Ah, Mrs. Danvers. Your sneaky and evil ways are so sneaky and evil that Stephen King, master of horror, gave you a shout-out in Bag of Bones. You even have a band named after you. Mrs. Danvers, Mrs. Danvers. You are so conniving that I can’t help but love you.
The intriguing Mrs. Danvers is the head housekeeper and main antagonist of Daphne du Maurier’s Rebecca, a novel set in the magnificent, stately and unsettling estate of Maxim de Winter, a wealthy widow who was once married to the titular character, but now has a new wife (the novel’s unnamed narrator). Mrs. Danvers, ever-faithful to Rebecca, doesn’t take too kindly to the new Mrs. de Winter and sets about to make the woman’s life a living hell.
Perhaps you’re at a similar station in life, wherein you feel the need to psychologically torture the new wife of your cold, wealthy employer as you fuss about in his oversized English mansion. If so, here are a few tips:
Develop OCD. Mrs. Danvers insists that every room in Manderley remain just as Rebecca left it. Even the stationery still has her initials on it. If anyone tries to move anything, nag and berate their ungrateful hides until they cower and run.
Oh, you’ve moved her brush, haven’t you? There, that’s better. Just as she always laid it down.
Make humiliating fashion recommendations. When the new wife can’t decide on what to wear to the grand masquerade ball, kindly suggest that she wear the same costume that the first wife wore the year before. But don’t tell her the first wife wore said costume—let her announce herself to the party, dressed in a dead woman’s dress. When she finally musters up courage to tell you off, take the opportunity to remind her why she sucks:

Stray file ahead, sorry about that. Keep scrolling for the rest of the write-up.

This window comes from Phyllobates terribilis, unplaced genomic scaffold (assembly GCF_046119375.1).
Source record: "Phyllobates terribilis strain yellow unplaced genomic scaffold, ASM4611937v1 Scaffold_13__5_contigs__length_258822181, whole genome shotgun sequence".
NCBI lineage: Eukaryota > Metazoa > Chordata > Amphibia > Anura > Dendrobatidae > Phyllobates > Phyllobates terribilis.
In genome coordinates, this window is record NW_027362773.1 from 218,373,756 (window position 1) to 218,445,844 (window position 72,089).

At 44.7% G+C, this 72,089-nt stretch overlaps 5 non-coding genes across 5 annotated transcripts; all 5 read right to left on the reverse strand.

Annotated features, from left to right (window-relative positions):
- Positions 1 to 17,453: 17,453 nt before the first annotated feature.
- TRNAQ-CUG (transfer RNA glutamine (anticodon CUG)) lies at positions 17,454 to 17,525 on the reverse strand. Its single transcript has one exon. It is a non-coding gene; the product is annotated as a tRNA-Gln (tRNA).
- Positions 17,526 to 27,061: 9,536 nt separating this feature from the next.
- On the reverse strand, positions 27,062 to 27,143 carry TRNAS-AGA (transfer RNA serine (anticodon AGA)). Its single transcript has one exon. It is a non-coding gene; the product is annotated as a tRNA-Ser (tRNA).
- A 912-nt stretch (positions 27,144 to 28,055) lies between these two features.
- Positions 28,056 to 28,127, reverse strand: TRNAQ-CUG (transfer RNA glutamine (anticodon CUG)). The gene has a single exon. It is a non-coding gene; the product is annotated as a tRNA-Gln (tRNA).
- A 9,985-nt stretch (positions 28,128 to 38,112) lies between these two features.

I watched you go down just as I watched her a year ago. Even in the same dress you couldn’t compare. You thought you could be Mrs. de Winter, live in her house, walk in her steps, take the things that were hers! But she’s too strong for you. You can’t fight her – no one ever got the better of her. Never, never.
Be a creeper. Develop a strange infatuation with the dead wife, then tell the second wife all about it—as much and as often as possible.
You wouldn’t think she’d been gone so long, would you? Sometimes, when I walk along the corridor, I fancy I hear her just behind me. That quick light step, I couldn’t mistake it anywhere. It’s not only in this room, it’s in all the rooms in the house. I can almost hear it now.
Show the dead wife’s underwear to the new wife.
Did you ever see anything so delicate? Look, you can see my hand through it!
Open a window to give the new wife some fresh air, then suggest she jump out of it. Act like you’re concerned about the new wife (“Madam, you’re overwrought!”) and quietly recommend some fresh air. Once the window’s open, say something subtle like this:
I’ve opened a window for you. Why don’t you go? Why don’t you leave Manderley? He doesn’t need you. He’s got his memories. He doesn’t love you, he wants to be alone again with her. You’ve nothing to stay for. You’ve nothing to live for really, have you? Look down there. It’s easy, isn’t it? Why don’t you? Why don’t you? Go on. Go on. Don’t be afraid.
Play with matches. I won’t give away the ending, but let’s just say, you can take the heat when you want people out of Rebecca’s kitchen.